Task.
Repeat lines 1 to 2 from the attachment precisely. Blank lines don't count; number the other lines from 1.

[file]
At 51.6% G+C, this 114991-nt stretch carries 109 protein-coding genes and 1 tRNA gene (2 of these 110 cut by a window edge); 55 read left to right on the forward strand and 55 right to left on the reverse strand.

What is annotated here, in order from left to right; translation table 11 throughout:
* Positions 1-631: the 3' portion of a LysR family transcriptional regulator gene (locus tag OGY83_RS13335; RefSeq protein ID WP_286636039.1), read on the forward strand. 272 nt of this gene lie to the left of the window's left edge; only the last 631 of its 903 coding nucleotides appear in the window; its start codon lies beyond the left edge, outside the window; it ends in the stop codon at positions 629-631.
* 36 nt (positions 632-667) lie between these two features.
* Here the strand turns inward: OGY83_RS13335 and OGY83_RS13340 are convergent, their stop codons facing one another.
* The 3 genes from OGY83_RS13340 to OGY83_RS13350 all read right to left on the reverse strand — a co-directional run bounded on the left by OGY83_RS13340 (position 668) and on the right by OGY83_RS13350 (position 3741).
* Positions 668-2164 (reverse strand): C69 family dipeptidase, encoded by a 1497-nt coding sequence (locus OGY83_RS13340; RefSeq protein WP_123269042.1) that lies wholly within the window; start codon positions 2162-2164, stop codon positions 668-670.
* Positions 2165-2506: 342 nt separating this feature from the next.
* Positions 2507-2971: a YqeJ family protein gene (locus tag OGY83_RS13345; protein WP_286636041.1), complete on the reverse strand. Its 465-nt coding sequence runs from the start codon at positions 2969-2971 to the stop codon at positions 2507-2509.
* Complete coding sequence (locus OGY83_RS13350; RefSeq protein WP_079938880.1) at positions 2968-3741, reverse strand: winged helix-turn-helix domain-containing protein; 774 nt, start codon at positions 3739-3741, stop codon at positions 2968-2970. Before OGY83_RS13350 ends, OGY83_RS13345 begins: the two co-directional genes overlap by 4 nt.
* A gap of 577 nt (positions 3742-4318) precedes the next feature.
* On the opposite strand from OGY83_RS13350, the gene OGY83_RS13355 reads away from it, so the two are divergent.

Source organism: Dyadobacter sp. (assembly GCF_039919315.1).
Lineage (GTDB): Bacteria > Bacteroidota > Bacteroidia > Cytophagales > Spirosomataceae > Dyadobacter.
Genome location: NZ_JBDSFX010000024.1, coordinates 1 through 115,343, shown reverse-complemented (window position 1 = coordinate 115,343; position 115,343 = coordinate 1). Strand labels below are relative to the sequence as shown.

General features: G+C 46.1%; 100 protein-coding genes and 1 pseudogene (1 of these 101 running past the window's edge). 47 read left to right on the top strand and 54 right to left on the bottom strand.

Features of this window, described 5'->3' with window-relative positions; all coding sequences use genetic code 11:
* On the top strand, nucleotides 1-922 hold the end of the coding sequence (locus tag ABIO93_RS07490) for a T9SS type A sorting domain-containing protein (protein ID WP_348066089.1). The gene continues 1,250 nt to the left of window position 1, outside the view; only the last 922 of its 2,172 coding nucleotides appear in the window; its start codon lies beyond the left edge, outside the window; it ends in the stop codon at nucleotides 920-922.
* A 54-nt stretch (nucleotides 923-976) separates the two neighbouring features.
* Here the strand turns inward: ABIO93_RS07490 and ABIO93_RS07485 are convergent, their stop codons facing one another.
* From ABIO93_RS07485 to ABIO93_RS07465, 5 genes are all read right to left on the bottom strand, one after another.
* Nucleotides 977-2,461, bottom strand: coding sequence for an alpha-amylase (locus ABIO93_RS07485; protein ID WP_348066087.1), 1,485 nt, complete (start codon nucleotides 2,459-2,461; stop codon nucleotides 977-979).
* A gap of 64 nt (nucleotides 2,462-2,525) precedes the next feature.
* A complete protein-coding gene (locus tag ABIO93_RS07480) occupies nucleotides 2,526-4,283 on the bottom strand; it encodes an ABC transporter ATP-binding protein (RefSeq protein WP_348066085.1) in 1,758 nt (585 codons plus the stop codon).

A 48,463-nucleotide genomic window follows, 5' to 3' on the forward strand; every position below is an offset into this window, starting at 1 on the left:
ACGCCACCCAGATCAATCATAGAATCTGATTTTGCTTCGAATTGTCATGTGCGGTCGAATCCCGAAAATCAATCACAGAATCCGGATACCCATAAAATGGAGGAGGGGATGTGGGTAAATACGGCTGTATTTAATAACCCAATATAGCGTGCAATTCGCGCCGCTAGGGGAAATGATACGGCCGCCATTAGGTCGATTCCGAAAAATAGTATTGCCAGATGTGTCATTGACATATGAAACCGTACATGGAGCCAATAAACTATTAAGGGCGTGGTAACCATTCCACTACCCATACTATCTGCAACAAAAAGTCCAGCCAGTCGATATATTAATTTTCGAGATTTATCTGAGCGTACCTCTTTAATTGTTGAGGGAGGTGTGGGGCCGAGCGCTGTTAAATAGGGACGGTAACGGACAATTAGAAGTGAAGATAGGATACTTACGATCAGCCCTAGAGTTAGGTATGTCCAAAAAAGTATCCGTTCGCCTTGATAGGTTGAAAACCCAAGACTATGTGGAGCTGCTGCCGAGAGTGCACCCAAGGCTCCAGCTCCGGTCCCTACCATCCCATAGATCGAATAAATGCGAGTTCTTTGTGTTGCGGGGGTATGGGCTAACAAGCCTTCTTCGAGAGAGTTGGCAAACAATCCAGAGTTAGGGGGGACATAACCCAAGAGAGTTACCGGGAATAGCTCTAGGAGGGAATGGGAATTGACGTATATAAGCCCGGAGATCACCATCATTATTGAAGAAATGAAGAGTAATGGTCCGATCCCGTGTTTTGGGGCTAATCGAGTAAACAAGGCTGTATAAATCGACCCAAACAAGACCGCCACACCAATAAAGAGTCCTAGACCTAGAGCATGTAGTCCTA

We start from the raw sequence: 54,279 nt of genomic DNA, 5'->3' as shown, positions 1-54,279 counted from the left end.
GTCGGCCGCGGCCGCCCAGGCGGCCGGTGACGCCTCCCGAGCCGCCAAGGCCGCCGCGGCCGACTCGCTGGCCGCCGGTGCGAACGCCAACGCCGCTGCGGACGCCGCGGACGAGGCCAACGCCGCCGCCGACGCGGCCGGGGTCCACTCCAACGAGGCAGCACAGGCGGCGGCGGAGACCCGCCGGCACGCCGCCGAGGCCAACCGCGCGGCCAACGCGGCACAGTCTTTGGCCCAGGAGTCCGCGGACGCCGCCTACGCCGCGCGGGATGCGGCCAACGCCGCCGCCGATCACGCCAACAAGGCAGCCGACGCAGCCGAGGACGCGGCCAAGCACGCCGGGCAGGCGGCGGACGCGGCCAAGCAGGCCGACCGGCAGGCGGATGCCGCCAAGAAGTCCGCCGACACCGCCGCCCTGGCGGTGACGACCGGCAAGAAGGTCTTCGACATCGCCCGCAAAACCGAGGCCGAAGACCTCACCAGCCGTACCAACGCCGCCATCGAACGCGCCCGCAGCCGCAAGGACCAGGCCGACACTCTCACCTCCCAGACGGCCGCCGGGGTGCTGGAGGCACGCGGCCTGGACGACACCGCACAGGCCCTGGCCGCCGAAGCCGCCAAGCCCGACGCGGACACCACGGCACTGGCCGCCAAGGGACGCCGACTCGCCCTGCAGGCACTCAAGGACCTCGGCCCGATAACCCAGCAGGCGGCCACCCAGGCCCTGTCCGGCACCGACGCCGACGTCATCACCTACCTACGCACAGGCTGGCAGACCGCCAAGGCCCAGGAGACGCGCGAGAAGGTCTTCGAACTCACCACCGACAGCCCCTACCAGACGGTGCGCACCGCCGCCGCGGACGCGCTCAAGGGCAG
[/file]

At 51.6% G+C, this 114991-nt stretch carries 109 protein-coding genes and 1 tRNA gene (2 of these 110 cut by a window edge); 55 read left to right on the forward strand and 55 right to left on the reverse strand.

What is annotated here, in order from left to right; translation table 11 throughout: